Infect Dis Ther. 2021 Apr 9:1-16. doi: 10.1007/s40121-021-00436-4. Online ahead of print.
INTRODUCTION: The clinical efficacy and safety of ceftolozane/tazobactam for the treatment of ventilated hospital-acquired bacterial pneumonia (vHABP) and ventilator-associated bacterial pneumonia (VABP) has been demonstrated in the phase III randomised controlled trial ASPECT-NP. However, there are no published data on the cost-effectiveness of ceftolozane/tazobactam for vHABP/VABP. These nosocomial infections are associated with high rates of morbidity and mortality, and are increasingly complicated by growing rates of resistance and the inappropriate use of antimicrobials. This study is to assess the cost-effectiveness of ceftolozane/tazobactam compared with meropenem for the treatment of vHABP/VABP in a US hospital setting.
METHODS: A short-term decision tree followed by a long-term Markov model was developed to estimate lifetime costs and quality-adjusted life-years associated with ceftolozane/tazobactam and meropenem in the treatment of patients with vHABP/VABP. Pathogen susceptibility and clinical efficacy were informed by the Program to Assess Ceftolozane/Tazobactam Susceptibility (PACTS) database and ASPECT-NP, respectively. A US healthcare sector perspective was adopted, capturing direct costs borne by third-party payers or integrated health systems, and direct health effects for patients.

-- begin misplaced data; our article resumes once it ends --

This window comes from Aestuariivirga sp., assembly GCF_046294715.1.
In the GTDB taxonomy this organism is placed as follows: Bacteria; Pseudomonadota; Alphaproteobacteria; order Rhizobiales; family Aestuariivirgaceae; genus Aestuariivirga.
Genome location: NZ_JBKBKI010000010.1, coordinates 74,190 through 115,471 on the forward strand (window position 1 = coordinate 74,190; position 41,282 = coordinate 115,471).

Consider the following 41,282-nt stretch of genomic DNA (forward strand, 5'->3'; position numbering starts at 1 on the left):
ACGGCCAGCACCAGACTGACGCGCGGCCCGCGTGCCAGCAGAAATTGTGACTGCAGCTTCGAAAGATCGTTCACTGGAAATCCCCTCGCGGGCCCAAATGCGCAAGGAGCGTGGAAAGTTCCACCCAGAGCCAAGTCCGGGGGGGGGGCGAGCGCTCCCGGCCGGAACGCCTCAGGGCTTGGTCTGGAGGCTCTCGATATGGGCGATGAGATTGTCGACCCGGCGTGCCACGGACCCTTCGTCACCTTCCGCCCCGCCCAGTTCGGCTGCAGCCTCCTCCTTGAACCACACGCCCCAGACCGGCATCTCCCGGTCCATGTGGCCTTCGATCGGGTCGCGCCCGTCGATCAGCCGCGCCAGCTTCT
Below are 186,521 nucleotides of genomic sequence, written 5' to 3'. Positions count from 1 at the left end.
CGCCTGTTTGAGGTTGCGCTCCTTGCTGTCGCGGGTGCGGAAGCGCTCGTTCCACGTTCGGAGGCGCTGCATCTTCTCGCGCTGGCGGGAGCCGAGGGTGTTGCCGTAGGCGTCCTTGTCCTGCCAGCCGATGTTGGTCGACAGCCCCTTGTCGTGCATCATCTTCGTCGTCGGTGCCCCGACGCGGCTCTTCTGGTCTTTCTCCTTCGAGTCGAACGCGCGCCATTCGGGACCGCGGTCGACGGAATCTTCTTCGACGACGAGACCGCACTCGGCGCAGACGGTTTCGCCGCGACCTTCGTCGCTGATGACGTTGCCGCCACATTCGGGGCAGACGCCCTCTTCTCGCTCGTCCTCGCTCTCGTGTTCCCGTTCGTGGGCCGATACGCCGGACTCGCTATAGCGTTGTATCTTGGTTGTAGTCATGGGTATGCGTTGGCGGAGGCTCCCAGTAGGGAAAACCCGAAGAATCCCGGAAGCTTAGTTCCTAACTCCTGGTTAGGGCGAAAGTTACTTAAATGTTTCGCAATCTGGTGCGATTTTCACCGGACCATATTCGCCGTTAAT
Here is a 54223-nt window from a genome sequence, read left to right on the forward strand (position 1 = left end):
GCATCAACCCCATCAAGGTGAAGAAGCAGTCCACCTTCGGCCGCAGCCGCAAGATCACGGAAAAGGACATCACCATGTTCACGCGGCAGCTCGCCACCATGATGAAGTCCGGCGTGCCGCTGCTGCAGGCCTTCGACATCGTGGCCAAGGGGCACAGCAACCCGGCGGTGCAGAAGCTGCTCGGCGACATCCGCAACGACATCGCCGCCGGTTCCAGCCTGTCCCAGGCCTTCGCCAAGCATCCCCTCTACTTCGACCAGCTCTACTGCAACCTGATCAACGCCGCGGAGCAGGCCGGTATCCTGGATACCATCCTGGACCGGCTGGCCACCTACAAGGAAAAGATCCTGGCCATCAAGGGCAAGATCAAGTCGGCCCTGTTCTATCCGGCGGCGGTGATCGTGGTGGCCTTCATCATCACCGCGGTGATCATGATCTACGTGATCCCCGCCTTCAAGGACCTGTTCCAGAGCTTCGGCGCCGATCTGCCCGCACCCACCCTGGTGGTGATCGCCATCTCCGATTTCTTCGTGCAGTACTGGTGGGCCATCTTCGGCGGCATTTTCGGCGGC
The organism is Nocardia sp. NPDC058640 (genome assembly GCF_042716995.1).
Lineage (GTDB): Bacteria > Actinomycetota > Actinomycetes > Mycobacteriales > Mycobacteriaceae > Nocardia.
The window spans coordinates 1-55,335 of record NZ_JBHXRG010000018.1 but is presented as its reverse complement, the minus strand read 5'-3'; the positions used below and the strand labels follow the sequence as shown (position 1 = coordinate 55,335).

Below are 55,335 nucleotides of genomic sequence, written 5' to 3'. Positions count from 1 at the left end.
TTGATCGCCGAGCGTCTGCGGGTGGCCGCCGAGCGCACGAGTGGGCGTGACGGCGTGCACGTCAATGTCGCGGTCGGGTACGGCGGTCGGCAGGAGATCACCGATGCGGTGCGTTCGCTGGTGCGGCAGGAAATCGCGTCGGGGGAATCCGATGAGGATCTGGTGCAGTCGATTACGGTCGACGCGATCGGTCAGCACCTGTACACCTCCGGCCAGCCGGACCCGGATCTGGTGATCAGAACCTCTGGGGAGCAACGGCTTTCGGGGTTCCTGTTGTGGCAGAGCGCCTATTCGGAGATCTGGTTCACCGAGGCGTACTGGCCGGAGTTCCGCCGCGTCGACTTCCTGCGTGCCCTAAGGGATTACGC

RESULTS: In the confirmed treatment setting (post-susceptibility results), the incremental cost-effectiveness ratio for ceftolozane/tazobactam compared to meropenem was US$12,126 per quality-adjusted life-year (QALY); this reduced when used in the early treatment setting (before susceptibility results) at $4775/QALY.
CONCLUSION: Ceftolozane/tazobactam represents a highly cost-effective treatment option for patients with vHABP/VABP versus meropenem when used in either the confirmed or early treatment setting; with increased cost-effectiveness shown in the early setting.